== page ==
Home » Extra Extra » 2010 » July
Extra Extra : July 2010
An investigation by David Evans of Bloomberg found that Prudential Insurance has been profiting on life insurance policies of deceased veterans. The funds are held in "Prudential’s general corporate account, earning investment income for the insurer." According to regulatory filings from 2008, survivors were being paid 1 percent interest on their Alliance Accounts, while Prudential earned a 4.8 percent return on its corporate funds. In addition, these holdings are not are not in banks covered by the FDIC.
A story by Paula Lavigne, of ESPN, reveals some unappetizing realities about food service at the 107 stadiums used by the MLB, NBA, NFL, and NHL across the country. Through a review of inspection records from local health departments, Lavigne revealed that at "30 of the venues (28 percent), more than half of the concession stands or restaurants had been cited for at least one "critical" or "major" health violation. Such violations pose a risk for foodborne illnesses that can make someone sick, or, in extreme cases, become fatal."
A report by Mike McGraw of The Kansas City Star shines a light on "a loophole in America's whistleblower protection laws." Whistleblowers have nowhere to turn when they face retaliation for their actions. McGraw's story focuses on George Sarris, an Air Force employee whose security clearance was suspended after he pointed out life-threatening maintenance problems with the planes he maintained. He is now paid $47,000 a year "to do odd jobs because they’ve suspended his access to classified information and restricted areas."
A profile by Michael Fabey in Travel Weekly explores the credibility of Kate Hanni and FlyersRights.org. Three years ago, Hanni, a realtor-turned-lobbyist, stormed Washington on a crusade that wound up changing the way the Transportation Department makes airlines handle long-term tarmac delays. It appears Hanni misled Congress with false reports, data and statements. FlyersRights.org, the organization she founded, appears to be only a shell of of what she has claimed to be.
After a staff member at an adult foster care home in the Duluth, Minn., area was left alone with and nearly raped by a resident who had twice been civilly committed for mental illness, the Duluth News Tribune investigated the homes and found numerous incidents of residents with severe mental illness, drug addiction and violent criminal histories being left with staff members who were poorly paid and minimally trained to handle the residents. The paper also found that the majority of the residents being cared for came from out of the county and the social workers that place them often ... Read more ...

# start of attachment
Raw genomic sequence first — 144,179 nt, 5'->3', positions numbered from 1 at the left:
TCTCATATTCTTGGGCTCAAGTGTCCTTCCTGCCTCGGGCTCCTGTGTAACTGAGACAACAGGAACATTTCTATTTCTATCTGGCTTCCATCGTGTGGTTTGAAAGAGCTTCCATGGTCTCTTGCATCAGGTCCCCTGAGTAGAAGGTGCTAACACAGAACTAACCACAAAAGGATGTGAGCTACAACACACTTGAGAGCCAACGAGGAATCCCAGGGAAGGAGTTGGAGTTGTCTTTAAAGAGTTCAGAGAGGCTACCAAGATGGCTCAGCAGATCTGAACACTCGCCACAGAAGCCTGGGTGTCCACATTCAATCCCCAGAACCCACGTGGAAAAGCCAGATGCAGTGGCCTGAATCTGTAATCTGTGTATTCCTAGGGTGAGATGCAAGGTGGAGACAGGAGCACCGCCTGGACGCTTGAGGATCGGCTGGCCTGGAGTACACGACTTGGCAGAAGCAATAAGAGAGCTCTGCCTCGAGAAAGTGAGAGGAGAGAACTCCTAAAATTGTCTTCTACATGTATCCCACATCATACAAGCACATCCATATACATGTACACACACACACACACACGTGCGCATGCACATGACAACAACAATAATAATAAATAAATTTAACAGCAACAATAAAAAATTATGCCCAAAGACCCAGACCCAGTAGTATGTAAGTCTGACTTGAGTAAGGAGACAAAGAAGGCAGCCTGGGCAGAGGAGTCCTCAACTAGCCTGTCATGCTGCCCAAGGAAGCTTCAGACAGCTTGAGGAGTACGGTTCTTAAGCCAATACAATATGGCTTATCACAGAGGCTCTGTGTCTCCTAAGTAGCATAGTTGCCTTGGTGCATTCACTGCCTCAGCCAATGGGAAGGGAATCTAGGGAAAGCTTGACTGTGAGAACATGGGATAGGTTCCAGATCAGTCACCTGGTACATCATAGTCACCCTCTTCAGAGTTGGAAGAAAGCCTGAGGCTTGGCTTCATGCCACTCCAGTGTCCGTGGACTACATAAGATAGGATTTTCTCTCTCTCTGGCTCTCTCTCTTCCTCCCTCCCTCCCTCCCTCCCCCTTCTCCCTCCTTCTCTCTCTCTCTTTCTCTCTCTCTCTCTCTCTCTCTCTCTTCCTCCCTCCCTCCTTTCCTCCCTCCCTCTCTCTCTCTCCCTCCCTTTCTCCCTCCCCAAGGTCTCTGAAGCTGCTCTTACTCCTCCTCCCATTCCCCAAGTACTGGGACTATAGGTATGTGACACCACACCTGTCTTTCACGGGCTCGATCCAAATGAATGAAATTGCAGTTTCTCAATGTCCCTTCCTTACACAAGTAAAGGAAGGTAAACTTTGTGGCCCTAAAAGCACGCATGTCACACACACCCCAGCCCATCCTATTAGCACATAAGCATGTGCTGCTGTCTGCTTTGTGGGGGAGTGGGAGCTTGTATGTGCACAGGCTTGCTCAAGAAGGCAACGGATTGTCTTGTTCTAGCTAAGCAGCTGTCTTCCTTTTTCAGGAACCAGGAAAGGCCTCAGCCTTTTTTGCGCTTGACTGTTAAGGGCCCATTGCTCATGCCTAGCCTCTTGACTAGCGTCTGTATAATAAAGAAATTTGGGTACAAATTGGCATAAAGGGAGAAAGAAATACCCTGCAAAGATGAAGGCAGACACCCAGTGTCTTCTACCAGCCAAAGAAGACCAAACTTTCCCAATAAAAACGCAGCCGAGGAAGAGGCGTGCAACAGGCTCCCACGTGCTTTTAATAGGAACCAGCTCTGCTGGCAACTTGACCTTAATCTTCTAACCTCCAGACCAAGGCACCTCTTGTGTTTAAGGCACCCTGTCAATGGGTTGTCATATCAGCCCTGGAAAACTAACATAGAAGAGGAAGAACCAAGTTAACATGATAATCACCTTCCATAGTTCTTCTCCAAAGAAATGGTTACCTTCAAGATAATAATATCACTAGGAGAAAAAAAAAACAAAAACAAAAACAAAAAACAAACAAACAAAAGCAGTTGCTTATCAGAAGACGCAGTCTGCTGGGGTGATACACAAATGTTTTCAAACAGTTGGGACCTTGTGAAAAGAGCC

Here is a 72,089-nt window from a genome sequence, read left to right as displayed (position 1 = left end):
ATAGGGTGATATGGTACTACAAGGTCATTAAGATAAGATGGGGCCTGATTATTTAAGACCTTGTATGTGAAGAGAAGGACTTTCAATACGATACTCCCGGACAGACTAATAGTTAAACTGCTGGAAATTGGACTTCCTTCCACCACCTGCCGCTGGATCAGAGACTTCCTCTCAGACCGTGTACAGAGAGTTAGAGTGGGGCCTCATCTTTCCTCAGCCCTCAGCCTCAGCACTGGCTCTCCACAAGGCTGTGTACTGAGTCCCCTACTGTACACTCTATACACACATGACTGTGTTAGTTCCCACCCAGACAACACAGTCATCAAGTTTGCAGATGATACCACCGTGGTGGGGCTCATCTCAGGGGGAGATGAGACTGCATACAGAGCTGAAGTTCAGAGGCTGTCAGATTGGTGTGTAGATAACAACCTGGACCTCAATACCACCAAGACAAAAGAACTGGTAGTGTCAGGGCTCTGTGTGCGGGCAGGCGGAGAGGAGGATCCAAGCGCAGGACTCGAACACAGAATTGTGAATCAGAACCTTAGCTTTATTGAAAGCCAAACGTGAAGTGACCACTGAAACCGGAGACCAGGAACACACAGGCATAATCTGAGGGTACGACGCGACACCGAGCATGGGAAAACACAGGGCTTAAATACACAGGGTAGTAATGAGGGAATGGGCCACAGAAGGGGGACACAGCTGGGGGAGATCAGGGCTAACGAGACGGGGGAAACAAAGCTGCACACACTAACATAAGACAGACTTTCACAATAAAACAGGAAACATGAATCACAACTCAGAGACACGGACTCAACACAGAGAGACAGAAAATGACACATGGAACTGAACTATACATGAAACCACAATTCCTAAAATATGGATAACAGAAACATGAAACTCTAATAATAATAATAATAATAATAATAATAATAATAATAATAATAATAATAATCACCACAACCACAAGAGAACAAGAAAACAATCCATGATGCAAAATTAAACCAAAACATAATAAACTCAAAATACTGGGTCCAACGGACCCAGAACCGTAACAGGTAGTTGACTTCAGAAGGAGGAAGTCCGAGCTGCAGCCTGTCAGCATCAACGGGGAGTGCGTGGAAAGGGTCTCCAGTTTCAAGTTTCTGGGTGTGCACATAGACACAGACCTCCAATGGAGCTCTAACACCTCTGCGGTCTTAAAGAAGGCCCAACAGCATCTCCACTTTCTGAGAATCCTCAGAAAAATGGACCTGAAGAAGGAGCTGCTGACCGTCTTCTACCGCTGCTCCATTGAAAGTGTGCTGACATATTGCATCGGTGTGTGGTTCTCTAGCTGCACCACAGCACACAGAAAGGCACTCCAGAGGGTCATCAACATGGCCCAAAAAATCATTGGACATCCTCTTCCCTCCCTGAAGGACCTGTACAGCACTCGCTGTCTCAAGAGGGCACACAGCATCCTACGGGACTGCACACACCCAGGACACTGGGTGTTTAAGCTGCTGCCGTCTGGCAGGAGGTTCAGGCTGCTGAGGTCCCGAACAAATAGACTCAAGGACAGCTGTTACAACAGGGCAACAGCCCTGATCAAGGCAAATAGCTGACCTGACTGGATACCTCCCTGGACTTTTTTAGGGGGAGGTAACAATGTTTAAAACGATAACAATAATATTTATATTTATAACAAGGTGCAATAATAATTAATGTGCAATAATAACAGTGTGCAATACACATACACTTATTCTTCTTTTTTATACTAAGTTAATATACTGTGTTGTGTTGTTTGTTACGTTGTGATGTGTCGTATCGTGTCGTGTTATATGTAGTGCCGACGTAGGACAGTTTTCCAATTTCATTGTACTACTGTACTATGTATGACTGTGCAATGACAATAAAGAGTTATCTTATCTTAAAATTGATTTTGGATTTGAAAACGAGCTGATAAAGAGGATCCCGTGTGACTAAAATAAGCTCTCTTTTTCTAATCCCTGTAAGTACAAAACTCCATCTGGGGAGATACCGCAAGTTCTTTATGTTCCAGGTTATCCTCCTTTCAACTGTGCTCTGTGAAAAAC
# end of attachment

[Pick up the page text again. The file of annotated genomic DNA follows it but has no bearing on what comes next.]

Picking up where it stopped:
An investigation by The Dallas Morning News found evidence that Gov. Rick Perry's biggest real estate score was enhanced by a series of professional courtesies, and personal favors from friends, campaign donors, and the head of a Texas family with a rich history of political power-brokering. Together, they may have enriched Perry by almost $500,000, according to an independent real estate appraisal commissioned by The News.
In Florida, convicted scammers and thieves are among workers selling unproven fixes and dubious diagnoses in the completely unregulated Chinese drywall "remediation" and inspection industry, a Palm Beach Post investigation found. A lack of state oversight makes dealing in drywall remedies a free-for-all for even the least qualified entrepreneurs, who are capitalizing on homeowner's fears that bad drywall is sickening families and ruining investments. These workers offer solutions, and can charge tens of thousands of dollars of more for fixes, even though state and federal researchers have yet to determine what causes the drywall to corrode pipes and eat ... Read more ...
"A six-year archive of classified military documents made public on Sunday offers an unvarnished, ground-level picture of the war in Afghanistan that is in many respects more grim than the official portrayal," reports The New York Times. The documents were released online by WikiLeaks.org, but The New York Times, the British newspaper The Guardian and the German magazine Der Spiegel had been given access to the documents weeks ago on the condition that they not report on the material until WikiLeaks had released it.
When it comes to using water, in Milwaukee the largest users do not have the largest homes or properties, a Milwaukee Journal Sentinel analysis by Ben Poston revealed. It’s the opposite: The biggest users are in the poorest census tracts in the city and are disproportionately minorities. Why? Those homes are more likely to have leaky pipes and poor quality fixtures in the home. The analysis was prompted by a push by the city to increase water rates by 25%.
In a federal crackdown on the Latin Kings, a notorious street gang in Milwaukee, federal authorities had a chance to arrest a key gang leader wanted in connection with a homicide when he appeared at the county courthouse on a different case. But an investigation by Milwaukee Journal Sentinel reporter John Diedrich revealed a startling lack of communication that let the gang leader go free. Indeed, the federal prosecutors did not know of the missed opportunity until Diedrich told them about it. Other mistakes allowed him to evade capture a second time. Authorities believe he is in Mexico.